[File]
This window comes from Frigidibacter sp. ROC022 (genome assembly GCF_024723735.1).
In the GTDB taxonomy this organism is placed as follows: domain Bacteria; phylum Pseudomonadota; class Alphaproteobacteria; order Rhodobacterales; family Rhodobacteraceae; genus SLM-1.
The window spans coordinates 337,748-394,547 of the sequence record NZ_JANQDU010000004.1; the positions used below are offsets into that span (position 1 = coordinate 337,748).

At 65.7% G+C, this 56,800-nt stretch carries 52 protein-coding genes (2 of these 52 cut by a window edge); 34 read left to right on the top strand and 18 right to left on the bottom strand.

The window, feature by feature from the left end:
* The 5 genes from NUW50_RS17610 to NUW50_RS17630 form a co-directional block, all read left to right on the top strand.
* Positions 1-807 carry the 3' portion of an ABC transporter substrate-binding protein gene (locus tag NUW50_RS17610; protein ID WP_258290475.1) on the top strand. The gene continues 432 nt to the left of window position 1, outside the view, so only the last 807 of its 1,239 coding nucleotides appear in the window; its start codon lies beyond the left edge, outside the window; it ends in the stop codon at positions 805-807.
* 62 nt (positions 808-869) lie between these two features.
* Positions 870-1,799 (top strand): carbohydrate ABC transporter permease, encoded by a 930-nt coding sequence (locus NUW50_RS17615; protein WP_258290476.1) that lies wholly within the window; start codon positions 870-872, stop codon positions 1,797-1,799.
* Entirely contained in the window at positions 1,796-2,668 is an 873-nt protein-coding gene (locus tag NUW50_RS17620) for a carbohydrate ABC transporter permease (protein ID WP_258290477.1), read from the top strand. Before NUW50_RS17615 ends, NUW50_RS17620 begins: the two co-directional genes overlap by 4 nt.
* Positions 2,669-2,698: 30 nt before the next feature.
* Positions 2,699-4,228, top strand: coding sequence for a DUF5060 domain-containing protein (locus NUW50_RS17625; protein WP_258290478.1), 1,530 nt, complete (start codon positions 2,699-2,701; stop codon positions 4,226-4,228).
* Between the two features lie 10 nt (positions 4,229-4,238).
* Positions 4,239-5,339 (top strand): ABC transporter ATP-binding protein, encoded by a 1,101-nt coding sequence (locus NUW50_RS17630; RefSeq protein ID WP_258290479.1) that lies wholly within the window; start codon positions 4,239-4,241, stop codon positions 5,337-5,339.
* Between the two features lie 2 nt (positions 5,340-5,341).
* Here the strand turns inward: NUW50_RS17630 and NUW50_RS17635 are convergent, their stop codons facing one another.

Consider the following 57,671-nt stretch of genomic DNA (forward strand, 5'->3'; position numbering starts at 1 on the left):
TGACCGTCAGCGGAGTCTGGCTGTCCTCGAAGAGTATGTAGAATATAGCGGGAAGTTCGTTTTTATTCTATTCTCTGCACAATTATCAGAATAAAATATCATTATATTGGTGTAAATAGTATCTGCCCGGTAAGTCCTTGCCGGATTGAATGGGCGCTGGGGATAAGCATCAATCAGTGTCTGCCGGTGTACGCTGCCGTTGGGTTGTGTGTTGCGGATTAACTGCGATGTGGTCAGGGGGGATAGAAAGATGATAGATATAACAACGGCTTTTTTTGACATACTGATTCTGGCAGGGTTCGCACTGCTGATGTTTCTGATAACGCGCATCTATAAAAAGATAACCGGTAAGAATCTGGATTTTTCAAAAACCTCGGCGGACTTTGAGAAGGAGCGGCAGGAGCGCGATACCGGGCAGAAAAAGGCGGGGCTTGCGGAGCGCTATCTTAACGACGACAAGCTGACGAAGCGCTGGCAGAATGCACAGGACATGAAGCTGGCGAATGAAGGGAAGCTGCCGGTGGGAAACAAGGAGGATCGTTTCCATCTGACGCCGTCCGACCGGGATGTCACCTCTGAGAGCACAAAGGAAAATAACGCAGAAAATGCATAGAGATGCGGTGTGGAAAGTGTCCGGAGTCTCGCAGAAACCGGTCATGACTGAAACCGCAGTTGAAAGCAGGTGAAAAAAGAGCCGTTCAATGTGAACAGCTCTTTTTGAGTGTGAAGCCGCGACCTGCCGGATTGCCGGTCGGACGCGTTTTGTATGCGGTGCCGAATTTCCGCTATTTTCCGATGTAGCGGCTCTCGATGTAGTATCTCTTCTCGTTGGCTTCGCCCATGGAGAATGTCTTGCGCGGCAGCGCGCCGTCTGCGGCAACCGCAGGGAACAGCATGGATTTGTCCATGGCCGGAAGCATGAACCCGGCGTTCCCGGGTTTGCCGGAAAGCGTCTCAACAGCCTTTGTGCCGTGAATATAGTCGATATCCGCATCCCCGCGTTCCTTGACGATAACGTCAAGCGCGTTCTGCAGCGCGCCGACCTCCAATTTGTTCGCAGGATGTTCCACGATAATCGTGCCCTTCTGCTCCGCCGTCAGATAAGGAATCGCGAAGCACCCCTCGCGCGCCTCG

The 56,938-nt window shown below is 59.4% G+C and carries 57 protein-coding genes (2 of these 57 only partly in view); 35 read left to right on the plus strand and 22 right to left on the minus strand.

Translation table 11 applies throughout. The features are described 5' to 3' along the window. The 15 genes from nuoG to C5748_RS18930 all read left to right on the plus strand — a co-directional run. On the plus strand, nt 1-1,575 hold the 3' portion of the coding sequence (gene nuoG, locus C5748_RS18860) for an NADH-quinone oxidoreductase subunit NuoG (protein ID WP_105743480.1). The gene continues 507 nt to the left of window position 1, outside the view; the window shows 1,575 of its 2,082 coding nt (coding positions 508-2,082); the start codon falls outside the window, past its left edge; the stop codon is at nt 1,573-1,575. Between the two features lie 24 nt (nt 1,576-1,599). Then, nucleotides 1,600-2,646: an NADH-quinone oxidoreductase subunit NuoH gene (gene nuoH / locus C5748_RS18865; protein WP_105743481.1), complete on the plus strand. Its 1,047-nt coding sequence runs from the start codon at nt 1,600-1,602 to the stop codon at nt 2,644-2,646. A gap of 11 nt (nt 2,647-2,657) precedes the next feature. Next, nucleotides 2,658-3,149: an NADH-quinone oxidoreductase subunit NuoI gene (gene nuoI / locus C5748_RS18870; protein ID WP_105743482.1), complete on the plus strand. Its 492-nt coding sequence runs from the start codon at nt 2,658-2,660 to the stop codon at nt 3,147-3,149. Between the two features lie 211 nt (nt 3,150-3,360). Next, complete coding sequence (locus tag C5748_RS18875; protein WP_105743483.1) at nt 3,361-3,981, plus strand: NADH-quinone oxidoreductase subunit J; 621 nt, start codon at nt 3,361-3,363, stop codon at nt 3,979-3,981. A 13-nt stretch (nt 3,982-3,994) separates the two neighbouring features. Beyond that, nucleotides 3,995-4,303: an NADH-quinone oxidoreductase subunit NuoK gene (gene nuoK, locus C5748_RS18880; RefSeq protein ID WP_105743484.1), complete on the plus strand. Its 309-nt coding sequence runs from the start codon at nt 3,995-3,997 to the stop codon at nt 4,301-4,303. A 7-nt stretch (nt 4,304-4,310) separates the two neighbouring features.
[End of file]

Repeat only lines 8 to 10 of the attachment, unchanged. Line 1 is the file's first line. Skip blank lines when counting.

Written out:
* 62 nt (positions 808-869) lie between these two features.
* Positions 870-1,799 (top strand): carbohydrate ABC transporter permease, encoded by a 930-nt coding sequence (locus NUW50_RS17615; protein WP_258290476.1) that lies wholly within the window; start codon positions 870-872, stop codon positions 1,797-1,799.
* Entirely contained in the window at positions 1,796-2,668 is an 873-nt protein-coding gene (locus tag NUW50_RS17620) for a carbohydrate ABC transporter permease (protein ID WP_258290477.1), read from the top strand. Before NUW50_RS17615 ends, NUW50_RS17620 begins: the two co-directional genes overlap by 4 nt.